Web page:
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Thanks all. All responces have been helpful. The Specs the county people are looking for are if the tanks can contain a fire for some period of time. Their code permits un protected storage of upto 2.3 gallons of GNS. Anything above this requires either storage tanks that are rated for a level of retention of a fire hazard. They have no experience with distilleries or Liqueur production and were trying to be helpful suggesting this as a possibility. My minimum storage quantity is around 720 gallons. I will be stiring 55 gal drums of 190 prrof GNS for use in my liqueurs mixes. The product is then to be stored and aged in160 gal stainless tanks until I bottle. If the drums and tanks are not capable of with holding a fire from spreading for a couple hours, then I'll have to either build fire proof rooms or enclose enclose them hazardous materials cabinets. Neither is a good solution

Thanks also for the feedack on other folks being having similar bad experiences with St Pats. How does the guy stay in business. Thanks for referneces to othe suppliers for Letina - Any references to other sources of tanks is appreciated. I'm not wedded to Letina.. I just want good quality reasonably priced tanks. Used are ok too.

Dick

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this is a very difficult thing you're asking, its like the folks that demand ASME certification on a still. no such thing exists, as it is outside of the purview of ASME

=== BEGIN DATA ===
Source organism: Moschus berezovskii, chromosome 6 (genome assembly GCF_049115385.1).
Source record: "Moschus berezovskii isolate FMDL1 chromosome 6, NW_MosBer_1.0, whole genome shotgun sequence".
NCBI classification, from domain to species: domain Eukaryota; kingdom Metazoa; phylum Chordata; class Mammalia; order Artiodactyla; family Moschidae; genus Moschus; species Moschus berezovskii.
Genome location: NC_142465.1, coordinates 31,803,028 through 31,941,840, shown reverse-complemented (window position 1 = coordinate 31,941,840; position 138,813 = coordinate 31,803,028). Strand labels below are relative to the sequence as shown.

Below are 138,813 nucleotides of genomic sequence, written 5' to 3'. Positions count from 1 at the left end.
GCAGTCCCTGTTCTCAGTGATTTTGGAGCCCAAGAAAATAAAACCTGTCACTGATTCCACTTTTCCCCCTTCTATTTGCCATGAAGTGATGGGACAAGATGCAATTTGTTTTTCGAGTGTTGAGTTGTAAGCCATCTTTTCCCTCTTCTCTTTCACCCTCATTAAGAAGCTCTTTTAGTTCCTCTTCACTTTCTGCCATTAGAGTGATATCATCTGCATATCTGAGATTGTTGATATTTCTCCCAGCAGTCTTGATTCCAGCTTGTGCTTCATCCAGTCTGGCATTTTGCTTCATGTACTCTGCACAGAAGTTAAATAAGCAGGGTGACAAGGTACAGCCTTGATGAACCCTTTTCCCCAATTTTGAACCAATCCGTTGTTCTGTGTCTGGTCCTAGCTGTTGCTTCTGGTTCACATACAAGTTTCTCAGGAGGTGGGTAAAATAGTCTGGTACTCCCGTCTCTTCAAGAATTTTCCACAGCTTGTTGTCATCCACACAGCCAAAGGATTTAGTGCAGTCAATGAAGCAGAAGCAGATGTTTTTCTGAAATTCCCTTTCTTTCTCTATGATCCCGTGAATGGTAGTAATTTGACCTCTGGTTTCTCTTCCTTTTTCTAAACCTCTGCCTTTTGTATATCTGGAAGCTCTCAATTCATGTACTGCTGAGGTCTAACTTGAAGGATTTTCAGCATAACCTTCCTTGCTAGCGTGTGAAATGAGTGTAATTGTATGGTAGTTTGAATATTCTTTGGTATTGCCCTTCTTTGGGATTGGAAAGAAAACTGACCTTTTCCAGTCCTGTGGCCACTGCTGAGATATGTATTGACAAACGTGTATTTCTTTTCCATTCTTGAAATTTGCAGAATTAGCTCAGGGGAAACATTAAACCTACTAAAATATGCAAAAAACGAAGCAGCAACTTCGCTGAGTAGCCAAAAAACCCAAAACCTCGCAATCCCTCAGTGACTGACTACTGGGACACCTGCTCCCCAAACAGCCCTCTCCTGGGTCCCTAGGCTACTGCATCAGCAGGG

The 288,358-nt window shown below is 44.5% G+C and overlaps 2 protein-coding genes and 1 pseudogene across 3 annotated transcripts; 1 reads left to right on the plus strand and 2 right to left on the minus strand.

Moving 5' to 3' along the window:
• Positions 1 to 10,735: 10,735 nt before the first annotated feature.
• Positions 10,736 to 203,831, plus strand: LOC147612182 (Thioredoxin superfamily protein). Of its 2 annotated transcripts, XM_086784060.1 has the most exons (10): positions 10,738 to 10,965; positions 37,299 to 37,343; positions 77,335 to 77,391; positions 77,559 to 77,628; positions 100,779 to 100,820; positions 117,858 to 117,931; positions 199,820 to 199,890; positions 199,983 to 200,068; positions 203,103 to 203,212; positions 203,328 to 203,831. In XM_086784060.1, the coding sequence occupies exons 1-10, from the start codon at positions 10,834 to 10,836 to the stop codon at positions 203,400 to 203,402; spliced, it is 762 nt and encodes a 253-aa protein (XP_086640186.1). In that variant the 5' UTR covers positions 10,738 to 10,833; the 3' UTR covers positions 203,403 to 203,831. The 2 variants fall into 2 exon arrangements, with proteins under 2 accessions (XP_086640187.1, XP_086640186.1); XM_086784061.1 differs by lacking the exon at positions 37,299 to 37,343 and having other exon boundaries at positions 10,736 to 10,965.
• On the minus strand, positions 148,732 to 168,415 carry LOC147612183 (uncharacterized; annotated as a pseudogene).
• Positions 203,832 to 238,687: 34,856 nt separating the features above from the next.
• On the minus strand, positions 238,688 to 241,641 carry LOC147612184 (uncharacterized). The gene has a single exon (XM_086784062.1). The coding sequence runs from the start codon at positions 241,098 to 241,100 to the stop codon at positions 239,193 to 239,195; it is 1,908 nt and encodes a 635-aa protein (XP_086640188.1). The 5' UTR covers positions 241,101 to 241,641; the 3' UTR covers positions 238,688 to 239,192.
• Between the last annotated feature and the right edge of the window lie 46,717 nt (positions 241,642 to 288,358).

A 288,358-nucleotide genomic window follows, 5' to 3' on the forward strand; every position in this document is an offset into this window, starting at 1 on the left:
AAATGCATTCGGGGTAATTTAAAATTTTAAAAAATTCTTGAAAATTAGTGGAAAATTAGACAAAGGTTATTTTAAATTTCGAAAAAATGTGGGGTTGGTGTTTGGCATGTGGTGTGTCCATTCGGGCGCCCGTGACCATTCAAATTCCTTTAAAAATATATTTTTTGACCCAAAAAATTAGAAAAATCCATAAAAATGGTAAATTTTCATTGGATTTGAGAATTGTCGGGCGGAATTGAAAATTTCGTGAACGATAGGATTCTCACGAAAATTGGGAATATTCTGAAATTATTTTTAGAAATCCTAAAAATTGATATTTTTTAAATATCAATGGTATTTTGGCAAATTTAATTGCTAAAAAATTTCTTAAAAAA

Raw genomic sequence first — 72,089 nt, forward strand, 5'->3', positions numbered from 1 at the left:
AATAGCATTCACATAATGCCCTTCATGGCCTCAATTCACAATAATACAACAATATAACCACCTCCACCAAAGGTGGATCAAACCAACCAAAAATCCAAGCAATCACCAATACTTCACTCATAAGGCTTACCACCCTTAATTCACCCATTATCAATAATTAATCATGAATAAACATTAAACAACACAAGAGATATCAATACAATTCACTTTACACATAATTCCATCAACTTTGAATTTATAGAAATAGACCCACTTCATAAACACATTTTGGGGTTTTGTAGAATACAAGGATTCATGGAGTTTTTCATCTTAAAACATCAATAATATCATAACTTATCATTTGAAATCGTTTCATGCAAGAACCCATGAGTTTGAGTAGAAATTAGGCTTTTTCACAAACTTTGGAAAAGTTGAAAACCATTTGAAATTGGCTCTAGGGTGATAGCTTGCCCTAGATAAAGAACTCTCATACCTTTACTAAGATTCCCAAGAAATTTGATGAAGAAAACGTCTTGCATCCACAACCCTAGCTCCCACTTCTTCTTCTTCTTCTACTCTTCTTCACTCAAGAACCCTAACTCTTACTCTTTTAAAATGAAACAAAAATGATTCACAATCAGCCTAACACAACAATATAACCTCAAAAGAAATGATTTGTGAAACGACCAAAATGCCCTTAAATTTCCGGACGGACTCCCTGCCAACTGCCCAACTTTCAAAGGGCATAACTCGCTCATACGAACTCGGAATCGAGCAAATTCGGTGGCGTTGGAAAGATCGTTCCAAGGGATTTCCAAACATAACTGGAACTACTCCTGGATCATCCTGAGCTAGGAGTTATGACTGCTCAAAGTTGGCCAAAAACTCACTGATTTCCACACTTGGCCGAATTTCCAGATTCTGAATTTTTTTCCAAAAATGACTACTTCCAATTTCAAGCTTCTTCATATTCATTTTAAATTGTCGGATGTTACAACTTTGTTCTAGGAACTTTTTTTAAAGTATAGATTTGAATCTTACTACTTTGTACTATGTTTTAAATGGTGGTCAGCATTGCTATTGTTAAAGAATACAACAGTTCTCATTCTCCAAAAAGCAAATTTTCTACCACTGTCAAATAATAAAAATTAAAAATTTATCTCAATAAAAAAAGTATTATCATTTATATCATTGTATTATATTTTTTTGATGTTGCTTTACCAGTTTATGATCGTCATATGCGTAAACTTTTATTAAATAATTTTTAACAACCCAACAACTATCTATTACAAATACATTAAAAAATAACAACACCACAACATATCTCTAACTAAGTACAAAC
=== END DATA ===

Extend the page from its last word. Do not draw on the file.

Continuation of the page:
that being said, while I cannot provide UL or OHSA compliancy, all our equipment is certified Food safe under FDA regulations and import inspections. I can provide the FDA registration number of the factory upon request.

Steve

Steve,

Please allow me to suggest that you are in error on your ASME comment. Distillation equipment, even those that are vented to atmosphere are considered pressure vessels by the ASME code. It is standard in all industries that use Distillation equipment (Pharma, Petro-chem, etc) to secure ASME certification for all distillation equipment. The manufacturer often inserts a CYA that pressure relief valves are to be specified and installed by the client.

All that being said, any distillation unit in Beverage Alcohol (even those vent to atmo) should have a MAWP of 15-25 PSI at 302F.

For those of you reading these posts and looking to secure equipment (specifically distillation equipment), an ASME rating is a level of security that you can place on the manufacture of your equipment. Manufacturers unwilling or unable to provide ASME rated equipment should be at the bottom of your procurement priority list (ASME ratings for a shop are expensive to secure and maintain and some smaller shops just can't afford to participate, which is fine). You have too many things to be worrying about.....DSP license, bond, marketing, funding, etc, to be worrying if your equipment has a flaw that ASME practices would have found during manufacture.

http://en.wikipedia.org/wiki/ASME_Boiler_and_Pressure_Vessel_Code_(BPVC)

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Dick, I got similar treatment from St. Pat's years ago. I won't quote words here. But to be fair they do have thigs I desire and I do keep them in mind. Often I do make purchase on priceing. Also with G.W. Kent. It's all about what you can put up with.